It is no secret that electronics giants Samsung and LG are bitter rivals in the mobile phone market and it looks like this rivalry has spilled into the world of tablet devices.
Samsung are all set to release their first foray into the tablet market with the Galaxy Tab, which is expected to be available globally this month whilst LG announced back in July that their Android-powered tablet would be launched this quarter as well. This head to head is just in time for Christmas which should steal some of Apple iPad’s current market dominance.
However, all is not well with LG who are the world’s number 3 cell phone makers.
A company official has been reported as saying that LG may have to push back the release of its first tablet PC until next year so that it can use the Google’s latest version of the Android operating system called Gingerbread.
Google, which rolled out an updated Android version back in May this year, had been quoted as saying that its Gingerbread version of Android was “tentatively” scheduled to be released in the fourth quarter but the word on the web is that the launch may be postponed to next year.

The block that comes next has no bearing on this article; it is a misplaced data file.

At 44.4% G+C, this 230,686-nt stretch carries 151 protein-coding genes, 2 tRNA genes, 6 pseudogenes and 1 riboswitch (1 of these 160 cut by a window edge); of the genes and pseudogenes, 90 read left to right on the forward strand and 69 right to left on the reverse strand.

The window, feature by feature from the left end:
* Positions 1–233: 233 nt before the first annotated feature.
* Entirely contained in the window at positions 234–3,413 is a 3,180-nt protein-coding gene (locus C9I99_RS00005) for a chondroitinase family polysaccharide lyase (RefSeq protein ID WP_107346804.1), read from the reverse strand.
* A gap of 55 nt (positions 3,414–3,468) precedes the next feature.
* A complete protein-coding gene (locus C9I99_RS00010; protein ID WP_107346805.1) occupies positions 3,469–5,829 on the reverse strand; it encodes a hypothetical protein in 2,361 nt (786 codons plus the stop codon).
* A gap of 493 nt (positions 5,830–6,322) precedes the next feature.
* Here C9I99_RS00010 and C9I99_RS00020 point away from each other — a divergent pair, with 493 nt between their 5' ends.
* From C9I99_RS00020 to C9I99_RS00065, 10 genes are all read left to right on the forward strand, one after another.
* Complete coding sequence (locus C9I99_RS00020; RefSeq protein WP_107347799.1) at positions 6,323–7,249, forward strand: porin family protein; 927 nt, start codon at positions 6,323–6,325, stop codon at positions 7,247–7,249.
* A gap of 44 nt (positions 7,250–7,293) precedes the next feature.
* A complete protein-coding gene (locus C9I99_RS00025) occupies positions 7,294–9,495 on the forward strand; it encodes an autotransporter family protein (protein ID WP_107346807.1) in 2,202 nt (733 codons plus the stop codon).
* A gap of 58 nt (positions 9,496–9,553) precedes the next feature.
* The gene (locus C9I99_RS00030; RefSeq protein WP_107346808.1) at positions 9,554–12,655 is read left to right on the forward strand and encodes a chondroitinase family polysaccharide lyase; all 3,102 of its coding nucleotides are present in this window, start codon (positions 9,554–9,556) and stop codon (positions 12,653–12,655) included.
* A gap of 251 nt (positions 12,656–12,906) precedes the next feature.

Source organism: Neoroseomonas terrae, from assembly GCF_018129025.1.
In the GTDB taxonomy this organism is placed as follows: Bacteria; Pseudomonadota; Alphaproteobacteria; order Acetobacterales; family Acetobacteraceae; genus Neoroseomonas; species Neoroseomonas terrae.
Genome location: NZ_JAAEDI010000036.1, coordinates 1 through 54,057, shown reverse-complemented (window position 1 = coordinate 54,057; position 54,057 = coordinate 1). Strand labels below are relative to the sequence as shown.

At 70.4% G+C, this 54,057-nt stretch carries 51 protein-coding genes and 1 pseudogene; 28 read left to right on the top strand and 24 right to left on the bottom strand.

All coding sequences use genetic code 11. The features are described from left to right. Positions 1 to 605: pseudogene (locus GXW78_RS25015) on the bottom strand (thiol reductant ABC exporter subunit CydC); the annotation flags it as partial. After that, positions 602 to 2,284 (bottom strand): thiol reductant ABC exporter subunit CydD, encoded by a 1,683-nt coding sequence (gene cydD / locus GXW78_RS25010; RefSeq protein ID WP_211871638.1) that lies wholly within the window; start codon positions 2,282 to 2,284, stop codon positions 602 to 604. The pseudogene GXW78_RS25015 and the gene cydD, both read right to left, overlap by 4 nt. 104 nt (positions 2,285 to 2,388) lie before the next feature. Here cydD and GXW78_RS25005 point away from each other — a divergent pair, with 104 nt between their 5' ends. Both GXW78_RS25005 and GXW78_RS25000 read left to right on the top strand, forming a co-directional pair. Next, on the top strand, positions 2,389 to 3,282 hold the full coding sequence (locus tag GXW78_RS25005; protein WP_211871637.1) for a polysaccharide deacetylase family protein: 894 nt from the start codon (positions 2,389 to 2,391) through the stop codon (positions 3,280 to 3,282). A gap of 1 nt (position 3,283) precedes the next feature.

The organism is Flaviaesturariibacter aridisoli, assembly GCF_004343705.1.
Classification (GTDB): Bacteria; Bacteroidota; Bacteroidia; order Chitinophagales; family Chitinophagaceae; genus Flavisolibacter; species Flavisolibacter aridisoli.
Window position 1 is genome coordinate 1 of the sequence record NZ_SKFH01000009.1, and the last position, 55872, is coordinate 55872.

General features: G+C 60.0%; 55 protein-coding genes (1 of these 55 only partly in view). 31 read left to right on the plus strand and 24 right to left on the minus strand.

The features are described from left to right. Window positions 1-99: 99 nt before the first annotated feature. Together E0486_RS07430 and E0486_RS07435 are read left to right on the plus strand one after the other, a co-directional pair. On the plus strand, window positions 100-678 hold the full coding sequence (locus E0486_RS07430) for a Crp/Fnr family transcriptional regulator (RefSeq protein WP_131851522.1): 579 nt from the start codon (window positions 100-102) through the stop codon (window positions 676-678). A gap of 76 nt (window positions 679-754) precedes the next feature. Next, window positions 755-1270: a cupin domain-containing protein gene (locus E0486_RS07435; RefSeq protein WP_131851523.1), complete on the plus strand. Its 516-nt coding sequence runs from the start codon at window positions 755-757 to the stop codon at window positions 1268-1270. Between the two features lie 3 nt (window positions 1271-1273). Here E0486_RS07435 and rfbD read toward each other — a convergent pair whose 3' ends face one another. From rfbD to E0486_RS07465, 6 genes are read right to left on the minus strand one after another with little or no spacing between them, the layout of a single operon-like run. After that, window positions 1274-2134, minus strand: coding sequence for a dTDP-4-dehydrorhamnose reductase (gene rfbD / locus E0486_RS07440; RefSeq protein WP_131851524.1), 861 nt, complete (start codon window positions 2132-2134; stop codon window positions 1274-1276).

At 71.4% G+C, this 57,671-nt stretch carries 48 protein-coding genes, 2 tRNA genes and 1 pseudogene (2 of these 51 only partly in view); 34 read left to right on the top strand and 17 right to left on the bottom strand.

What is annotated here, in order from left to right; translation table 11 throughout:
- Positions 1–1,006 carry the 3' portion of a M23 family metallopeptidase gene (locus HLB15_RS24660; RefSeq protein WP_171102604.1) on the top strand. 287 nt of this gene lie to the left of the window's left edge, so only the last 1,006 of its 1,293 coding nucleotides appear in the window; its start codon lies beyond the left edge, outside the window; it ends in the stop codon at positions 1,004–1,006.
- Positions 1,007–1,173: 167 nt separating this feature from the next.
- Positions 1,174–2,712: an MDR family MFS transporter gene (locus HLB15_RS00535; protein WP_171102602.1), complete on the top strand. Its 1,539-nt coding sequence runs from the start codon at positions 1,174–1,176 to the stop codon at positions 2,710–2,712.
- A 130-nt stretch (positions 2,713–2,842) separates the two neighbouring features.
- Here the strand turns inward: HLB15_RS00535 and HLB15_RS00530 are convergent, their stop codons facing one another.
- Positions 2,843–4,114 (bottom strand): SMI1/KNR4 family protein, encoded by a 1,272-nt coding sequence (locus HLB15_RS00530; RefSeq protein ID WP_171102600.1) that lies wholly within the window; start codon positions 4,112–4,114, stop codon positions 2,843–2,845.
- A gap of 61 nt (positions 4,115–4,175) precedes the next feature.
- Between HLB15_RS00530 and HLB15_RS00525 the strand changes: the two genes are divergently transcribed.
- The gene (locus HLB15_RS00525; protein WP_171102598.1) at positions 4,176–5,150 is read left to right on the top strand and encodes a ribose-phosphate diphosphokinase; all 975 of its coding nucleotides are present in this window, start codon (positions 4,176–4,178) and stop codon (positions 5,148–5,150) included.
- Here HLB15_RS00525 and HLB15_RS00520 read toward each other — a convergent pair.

So without an operating system ready to go LG will just have to wait before they launch. But is this the whole story?
LG are keen to portray any delay as due to external factors but internally is not as stable as they would like to be.
One school of thought is that postponing the LG tablet launch is down to its new Chief Executive, Koo Bon-joon, who took over this month whose main focus is on trying to streamline LG’s struggling business divisions.
“The delay also seems to have to do with the company’s trying to get a clear direction of its business,” said Chun Seong-hoon, an analyst at Hana Daetoo Securities Co. “It recently integrated its PC division to the mobile phone business, and Koo is probably reorganizing the businesses.”
In the second quarter this year LG’s mobile phone division reported record losses prompting the overhaul in the senior management and these losses are widely thought to be due to the company’s slow response to the boom in demand for smartphones.
So surely a delay in releasing a tablet device will mean that they miss the boat again.
Samsung will no doubt be rubbing their hands in glee as they get one up on their rivals with the Galaxy Tab which has already had positive reviews and is being dubbed by some as a genuine contender to the iPad. However, Samsung will still have other tablet PCs to compete against as both BlackBerry and Dell have tablet devices hitting the market.
With so many new entries expected it is no wonder that analysts believe that the global market will leap from 11 million units this year to around 28 million next year.